Blum Bennett MDBlum Bennett MD
Undue Influence Susceptibility and Vulnerability

Who is susceptible or vulnerable to undue influence?
  

In theory, everybody is susceptible to undue influence; therefore the questions should be:
 
1)  Is a particular person more susceptible to undue influence than other people?
 
2)  What factors make this particular person vulnerable? 
 
The basic way to begin to assess vulnerability is to use the "biopsychosocial" approach.  That is, consider the person's biological (diseases, injuries, drugs, etc.), psychological (character traits, relationships, etc.), and social issues (culture, religion, education, finances, support networks, etc.).  The following are some of the common issues that increase a person's vulnerability, and therefore susceptibility to undue influence:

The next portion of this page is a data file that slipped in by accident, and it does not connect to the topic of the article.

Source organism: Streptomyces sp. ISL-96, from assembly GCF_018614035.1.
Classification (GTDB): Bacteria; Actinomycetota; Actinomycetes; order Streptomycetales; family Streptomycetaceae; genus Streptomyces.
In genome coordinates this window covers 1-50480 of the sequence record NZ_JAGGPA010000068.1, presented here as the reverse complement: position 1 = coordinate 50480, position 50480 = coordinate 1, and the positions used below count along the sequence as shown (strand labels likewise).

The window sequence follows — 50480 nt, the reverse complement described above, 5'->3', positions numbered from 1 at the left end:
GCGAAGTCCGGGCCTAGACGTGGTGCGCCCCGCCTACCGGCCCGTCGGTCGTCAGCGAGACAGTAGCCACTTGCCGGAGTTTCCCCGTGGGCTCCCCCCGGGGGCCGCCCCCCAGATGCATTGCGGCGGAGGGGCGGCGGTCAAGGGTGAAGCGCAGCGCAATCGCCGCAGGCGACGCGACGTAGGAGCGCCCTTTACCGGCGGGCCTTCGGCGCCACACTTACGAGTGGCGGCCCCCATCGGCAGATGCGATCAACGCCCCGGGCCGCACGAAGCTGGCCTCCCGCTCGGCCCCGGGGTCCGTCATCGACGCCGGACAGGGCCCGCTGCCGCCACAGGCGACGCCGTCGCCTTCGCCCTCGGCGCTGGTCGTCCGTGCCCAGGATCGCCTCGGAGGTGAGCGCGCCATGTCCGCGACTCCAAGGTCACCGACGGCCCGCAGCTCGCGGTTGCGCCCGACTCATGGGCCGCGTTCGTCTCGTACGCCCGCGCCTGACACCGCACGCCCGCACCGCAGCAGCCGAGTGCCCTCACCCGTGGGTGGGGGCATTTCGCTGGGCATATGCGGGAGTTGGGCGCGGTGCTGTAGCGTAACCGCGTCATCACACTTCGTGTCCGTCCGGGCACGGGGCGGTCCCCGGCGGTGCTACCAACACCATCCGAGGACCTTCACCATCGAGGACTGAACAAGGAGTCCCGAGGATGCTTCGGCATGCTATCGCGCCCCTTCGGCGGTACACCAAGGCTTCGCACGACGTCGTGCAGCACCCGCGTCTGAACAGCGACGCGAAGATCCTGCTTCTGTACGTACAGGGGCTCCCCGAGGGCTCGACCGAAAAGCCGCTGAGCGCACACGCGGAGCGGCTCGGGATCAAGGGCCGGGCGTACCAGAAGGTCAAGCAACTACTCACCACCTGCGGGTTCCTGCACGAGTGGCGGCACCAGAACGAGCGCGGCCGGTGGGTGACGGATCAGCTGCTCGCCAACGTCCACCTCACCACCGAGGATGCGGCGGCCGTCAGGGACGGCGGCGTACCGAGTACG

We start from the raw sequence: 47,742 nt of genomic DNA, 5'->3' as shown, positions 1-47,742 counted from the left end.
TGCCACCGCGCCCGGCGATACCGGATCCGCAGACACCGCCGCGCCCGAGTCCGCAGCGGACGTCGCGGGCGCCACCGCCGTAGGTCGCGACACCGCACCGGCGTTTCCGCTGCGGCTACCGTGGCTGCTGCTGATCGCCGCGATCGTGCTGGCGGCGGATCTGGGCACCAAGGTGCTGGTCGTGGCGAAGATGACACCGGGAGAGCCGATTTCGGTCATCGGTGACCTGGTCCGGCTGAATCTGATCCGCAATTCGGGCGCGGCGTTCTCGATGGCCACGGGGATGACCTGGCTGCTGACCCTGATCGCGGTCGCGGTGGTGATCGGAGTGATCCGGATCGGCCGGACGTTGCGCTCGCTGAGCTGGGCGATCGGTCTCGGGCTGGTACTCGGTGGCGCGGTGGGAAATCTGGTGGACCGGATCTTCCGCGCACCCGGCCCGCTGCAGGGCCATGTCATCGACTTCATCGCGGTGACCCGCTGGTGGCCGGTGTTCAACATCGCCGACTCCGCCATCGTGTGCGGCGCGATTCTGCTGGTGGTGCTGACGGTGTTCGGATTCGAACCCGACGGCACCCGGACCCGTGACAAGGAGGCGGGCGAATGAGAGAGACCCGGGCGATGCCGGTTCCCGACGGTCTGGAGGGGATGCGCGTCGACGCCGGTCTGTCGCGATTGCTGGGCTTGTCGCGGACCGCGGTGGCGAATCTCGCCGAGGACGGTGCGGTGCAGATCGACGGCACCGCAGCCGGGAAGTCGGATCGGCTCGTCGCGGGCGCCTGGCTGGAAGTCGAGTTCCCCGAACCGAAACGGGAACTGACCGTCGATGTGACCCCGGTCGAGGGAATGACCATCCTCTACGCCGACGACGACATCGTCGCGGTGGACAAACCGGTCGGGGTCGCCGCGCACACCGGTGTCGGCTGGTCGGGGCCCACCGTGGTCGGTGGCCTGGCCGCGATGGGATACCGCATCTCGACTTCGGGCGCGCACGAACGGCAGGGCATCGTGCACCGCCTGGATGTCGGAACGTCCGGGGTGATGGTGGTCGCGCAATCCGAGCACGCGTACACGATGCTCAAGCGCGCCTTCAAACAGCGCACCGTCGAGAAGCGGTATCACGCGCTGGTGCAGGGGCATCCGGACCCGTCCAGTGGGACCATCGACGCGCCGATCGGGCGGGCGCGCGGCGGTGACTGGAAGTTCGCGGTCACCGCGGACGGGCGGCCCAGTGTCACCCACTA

1.  Anything that reduces or impairs cognition (dementia, intoxication, brain injury, etc.).
2.  Anything that reduces or impairs mood control.
3.  Reduced mobility
4.  Recent or significant personal losses
5.  A submissive – or domineering – personality.  A strong-willed, but even-handed person is the most difficult to manipulate.
6.  Anxiety or depression
7.  Little or no social contacts 
 
A full evaluation will consider dozens of variables.
     
    

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